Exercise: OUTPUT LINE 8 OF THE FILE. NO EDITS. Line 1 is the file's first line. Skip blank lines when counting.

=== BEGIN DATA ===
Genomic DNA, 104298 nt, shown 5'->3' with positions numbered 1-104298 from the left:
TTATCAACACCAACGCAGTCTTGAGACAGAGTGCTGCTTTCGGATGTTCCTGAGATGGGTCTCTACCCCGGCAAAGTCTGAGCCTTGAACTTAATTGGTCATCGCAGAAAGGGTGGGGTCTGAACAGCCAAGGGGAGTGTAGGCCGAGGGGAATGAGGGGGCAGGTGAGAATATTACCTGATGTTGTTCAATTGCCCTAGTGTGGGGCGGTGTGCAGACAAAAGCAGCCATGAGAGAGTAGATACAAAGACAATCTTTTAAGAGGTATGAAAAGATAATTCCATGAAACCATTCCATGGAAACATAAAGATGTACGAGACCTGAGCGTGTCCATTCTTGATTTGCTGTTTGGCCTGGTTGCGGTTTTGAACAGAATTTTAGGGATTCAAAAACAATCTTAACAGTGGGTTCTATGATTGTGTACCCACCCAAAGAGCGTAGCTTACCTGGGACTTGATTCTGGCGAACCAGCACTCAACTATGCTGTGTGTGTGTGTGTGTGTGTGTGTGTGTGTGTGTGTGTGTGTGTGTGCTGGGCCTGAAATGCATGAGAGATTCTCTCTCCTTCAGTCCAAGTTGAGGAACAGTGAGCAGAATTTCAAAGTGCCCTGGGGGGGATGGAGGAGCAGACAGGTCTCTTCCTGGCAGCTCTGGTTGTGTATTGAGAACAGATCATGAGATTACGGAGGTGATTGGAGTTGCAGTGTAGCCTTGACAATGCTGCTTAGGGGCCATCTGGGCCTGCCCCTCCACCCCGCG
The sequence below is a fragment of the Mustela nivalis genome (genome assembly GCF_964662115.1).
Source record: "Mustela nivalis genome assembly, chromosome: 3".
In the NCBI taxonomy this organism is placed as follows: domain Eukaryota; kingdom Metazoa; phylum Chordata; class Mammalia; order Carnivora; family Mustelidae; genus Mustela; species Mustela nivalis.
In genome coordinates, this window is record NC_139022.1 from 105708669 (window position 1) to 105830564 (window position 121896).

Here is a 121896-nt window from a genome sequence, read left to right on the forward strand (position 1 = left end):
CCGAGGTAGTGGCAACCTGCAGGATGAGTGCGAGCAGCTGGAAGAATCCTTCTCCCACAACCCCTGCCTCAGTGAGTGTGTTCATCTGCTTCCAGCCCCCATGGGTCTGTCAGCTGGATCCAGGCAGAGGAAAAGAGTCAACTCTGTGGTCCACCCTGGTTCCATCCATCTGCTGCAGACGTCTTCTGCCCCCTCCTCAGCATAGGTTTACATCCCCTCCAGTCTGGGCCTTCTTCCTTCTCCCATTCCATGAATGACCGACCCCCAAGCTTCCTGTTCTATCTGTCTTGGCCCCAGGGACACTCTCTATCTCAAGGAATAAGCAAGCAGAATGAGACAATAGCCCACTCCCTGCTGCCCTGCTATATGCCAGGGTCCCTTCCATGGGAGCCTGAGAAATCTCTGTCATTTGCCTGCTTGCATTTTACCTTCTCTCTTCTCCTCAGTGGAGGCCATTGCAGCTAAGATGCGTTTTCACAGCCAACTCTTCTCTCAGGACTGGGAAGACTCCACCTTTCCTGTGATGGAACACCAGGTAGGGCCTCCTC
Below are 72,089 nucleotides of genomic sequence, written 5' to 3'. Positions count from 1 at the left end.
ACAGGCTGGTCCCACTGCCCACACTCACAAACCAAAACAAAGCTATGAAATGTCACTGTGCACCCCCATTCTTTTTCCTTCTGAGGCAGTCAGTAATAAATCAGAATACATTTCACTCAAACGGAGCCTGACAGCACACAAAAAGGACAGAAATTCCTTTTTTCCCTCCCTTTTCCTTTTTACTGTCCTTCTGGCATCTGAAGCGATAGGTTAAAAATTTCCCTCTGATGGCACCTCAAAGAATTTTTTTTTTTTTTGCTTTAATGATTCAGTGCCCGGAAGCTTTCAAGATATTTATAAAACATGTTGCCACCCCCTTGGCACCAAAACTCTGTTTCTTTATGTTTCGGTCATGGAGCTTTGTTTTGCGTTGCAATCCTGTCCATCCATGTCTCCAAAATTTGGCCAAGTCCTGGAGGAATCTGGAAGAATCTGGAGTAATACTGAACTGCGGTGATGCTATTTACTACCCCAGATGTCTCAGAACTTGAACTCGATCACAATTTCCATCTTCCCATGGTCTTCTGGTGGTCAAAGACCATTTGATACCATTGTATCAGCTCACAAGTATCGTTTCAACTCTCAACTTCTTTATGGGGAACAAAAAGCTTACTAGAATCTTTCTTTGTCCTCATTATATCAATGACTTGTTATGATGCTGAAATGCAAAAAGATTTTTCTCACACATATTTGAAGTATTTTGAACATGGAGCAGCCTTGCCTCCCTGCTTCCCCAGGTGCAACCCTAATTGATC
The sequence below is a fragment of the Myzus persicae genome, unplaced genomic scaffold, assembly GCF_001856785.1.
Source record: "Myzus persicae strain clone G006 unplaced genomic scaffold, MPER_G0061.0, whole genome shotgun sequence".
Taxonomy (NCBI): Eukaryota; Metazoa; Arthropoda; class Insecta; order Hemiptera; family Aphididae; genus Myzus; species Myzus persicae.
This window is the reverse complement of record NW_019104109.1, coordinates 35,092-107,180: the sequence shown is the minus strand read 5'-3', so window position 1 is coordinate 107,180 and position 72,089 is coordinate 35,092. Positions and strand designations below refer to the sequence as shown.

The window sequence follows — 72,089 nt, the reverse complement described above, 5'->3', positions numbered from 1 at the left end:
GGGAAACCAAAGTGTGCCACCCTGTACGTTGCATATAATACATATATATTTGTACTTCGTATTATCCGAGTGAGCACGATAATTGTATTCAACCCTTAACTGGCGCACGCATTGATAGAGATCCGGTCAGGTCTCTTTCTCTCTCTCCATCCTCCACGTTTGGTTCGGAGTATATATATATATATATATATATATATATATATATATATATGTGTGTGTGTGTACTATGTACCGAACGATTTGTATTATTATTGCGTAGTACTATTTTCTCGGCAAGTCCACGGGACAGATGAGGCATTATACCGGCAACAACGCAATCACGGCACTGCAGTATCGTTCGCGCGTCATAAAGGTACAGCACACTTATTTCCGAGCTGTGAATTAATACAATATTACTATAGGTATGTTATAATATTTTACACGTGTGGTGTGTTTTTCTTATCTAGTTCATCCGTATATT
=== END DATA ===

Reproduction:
CCGAGGTAGTGGCAACCTGCAGGATGAGTGCGAGCAGCTGGAAGAATCCTTCTCCCACAACCCCTGCCTCAGTGAGTGTGTTCATCTGCTTCCAGCCCCCATGGGTCTGTCAGCTGGATCCAGGCAGAGGAAAAGAGTCAACTCTGTGGTCCACCCTGGTTCCATCCATCTGCTGCAGACGTCTTCTGCCCCCTCCTCAGCATAGGTTTACATCCCCTCCAGTCTGGGCCTTCTTCCTTCTCCCATTCCATGAATGACCGACCCCCAAGCTTCCTGTTCTATCTGTCTTGGCCCCAGGGACACTCTCTATCTCAAGGAATAAGCAAGCAGAATGAGACAATAGCCCACTCCCTGCTGCCCTGCTATATGCCAGGGTCCCTTCCATGGGAGCCTGAGAAATCTCTGTCATTTGCCTGCTTGCATTTTACCTTCTCTCTTCTCCTCAGTGGAGGCCATTGCAGCTAAGATGCGTTTTCACAGCCAACTCTTCTCTCAGGACTGGGAAGACTCCACCTTTCCTGTGATGGAACACCAGGTAGGGCCTCCTC